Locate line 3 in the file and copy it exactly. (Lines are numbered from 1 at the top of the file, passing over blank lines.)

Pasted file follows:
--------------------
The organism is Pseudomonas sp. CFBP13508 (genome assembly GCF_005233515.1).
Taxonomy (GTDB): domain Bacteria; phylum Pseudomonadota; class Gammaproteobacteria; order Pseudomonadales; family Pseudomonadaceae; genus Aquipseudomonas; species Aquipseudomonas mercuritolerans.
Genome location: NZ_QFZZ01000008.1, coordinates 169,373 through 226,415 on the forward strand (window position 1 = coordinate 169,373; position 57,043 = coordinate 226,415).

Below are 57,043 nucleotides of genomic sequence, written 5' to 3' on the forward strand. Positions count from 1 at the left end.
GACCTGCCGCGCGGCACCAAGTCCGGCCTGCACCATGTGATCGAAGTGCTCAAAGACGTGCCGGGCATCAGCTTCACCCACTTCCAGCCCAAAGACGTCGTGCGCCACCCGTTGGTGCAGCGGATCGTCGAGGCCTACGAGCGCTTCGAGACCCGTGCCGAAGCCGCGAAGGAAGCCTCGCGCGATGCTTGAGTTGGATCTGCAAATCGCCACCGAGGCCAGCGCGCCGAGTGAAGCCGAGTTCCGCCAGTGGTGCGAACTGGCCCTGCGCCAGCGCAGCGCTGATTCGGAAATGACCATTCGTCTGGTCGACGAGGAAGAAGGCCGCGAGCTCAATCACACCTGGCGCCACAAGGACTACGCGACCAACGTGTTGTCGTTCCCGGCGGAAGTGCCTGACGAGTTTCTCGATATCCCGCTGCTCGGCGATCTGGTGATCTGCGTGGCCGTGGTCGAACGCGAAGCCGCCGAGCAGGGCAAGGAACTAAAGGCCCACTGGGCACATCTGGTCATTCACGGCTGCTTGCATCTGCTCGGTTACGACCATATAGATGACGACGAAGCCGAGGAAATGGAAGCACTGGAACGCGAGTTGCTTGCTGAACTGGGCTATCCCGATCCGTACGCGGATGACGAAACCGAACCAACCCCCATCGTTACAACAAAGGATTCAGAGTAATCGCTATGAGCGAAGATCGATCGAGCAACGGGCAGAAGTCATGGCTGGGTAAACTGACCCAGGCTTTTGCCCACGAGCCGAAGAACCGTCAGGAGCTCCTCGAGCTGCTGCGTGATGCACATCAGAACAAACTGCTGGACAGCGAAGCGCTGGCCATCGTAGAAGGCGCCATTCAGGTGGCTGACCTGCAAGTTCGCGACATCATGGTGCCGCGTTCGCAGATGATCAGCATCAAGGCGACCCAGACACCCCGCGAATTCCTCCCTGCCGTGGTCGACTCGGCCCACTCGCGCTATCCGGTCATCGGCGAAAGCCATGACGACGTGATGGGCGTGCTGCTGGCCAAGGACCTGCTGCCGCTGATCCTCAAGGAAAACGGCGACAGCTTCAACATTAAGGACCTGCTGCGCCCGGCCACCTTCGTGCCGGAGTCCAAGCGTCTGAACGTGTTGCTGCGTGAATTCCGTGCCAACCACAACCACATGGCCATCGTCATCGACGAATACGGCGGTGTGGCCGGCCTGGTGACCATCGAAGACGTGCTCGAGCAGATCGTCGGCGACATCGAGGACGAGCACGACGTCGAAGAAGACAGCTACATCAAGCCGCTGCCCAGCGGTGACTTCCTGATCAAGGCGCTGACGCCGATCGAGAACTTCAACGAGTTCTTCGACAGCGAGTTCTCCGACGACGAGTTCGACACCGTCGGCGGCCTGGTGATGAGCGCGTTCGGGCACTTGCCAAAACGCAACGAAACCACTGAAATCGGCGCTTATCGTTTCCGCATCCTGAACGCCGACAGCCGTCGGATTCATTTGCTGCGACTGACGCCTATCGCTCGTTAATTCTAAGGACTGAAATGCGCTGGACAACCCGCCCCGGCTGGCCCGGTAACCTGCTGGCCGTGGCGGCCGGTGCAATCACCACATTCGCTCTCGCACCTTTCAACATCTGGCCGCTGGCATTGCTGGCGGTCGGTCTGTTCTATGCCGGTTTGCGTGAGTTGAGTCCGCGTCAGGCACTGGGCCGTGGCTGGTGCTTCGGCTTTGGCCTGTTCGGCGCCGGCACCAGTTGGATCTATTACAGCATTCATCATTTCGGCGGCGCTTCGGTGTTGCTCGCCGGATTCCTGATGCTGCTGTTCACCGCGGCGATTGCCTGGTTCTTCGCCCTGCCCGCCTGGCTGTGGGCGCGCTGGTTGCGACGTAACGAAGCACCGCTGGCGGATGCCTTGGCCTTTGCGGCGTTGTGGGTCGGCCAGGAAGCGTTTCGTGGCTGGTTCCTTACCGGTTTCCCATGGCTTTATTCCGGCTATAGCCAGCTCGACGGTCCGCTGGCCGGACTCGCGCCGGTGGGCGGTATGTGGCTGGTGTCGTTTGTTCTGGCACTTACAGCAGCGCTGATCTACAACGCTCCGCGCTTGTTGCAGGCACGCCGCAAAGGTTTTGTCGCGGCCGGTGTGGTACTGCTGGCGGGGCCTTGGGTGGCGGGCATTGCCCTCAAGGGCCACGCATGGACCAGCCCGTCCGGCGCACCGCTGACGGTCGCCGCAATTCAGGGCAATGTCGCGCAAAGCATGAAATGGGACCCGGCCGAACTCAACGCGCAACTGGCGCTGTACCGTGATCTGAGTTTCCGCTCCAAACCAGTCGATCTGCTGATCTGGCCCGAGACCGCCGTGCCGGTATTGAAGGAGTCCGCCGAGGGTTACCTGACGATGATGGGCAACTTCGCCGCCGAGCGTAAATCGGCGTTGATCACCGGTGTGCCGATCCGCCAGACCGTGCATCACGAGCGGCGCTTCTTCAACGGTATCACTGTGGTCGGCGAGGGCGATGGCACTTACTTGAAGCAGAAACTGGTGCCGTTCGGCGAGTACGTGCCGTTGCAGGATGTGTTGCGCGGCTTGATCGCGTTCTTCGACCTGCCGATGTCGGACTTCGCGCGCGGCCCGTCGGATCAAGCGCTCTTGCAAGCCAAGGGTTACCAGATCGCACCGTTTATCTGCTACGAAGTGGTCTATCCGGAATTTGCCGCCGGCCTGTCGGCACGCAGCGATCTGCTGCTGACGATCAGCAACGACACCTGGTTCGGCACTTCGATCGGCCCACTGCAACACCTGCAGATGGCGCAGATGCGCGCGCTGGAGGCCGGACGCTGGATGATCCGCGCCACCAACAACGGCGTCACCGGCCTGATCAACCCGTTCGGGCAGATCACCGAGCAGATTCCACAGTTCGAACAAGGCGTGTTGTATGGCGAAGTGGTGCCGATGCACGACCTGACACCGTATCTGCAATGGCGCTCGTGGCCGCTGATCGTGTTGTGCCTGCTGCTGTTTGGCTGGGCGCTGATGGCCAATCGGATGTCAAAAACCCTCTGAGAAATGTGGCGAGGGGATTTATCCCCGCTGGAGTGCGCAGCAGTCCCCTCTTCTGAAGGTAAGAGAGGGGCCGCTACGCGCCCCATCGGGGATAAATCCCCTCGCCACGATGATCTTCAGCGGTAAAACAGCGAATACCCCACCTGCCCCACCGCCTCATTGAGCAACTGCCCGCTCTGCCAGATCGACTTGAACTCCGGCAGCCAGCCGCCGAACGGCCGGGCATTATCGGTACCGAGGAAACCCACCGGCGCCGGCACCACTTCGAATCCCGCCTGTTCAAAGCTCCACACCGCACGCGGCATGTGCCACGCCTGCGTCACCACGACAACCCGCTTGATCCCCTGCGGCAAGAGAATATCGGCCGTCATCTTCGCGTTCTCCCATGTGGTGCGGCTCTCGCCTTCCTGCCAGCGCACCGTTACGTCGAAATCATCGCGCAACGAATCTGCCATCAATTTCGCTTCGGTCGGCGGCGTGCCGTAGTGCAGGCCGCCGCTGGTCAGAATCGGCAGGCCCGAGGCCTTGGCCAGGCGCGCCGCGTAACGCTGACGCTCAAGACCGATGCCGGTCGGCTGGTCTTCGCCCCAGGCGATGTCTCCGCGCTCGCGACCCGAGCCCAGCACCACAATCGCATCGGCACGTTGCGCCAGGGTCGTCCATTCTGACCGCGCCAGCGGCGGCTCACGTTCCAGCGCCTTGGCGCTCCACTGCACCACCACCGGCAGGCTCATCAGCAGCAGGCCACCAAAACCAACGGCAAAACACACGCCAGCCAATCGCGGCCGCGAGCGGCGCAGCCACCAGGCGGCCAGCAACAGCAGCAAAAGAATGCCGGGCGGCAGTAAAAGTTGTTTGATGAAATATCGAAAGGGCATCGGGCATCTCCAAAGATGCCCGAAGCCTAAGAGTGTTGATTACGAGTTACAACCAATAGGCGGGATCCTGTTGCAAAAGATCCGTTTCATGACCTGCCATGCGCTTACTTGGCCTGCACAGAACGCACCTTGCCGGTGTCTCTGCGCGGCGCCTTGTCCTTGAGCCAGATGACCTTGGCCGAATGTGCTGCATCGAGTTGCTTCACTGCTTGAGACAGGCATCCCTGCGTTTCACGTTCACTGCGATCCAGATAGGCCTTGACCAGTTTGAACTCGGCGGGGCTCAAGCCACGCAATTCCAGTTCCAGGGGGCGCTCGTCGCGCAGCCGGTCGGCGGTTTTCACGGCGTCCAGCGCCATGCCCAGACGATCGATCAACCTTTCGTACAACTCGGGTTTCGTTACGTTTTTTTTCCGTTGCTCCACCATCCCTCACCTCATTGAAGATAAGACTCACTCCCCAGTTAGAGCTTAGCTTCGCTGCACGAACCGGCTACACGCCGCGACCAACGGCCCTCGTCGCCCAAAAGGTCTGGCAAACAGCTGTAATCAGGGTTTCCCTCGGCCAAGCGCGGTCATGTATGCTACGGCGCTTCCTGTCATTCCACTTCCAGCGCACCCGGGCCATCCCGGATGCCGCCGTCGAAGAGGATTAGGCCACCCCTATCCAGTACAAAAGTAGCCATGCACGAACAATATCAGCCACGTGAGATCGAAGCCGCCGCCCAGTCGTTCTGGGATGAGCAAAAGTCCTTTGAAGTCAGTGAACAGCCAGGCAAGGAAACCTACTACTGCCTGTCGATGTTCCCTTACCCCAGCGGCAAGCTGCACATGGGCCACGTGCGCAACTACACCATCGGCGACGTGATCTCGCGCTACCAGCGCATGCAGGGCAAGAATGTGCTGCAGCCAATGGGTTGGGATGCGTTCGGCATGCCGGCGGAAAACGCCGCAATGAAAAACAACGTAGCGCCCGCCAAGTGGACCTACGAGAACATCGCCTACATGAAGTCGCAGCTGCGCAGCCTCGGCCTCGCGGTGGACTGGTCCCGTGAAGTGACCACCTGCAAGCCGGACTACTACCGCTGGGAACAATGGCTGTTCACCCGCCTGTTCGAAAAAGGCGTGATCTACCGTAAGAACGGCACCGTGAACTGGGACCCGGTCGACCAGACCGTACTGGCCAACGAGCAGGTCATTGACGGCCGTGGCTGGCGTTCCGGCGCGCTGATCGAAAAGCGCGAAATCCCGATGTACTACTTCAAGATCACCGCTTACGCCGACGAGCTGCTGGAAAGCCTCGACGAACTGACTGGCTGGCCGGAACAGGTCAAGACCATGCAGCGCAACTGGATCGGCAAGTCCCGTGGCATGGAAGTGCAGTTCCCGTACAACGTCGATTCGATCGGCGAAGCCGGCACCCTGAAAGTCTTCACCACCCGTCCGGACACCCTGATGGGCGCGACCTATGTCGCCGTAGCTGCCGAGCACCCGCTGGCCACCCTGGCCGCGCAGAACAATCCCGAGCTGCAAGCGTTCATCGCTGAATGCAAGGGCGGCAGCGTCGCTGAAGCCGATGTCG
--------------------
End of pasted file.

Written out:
Genome location: NZ_QFZZ01000008.1, coordinates 169,373 through 226,415 on the forward strand (window position 1 = coordinate 169,373; position 57,043 = coordinate 226,415).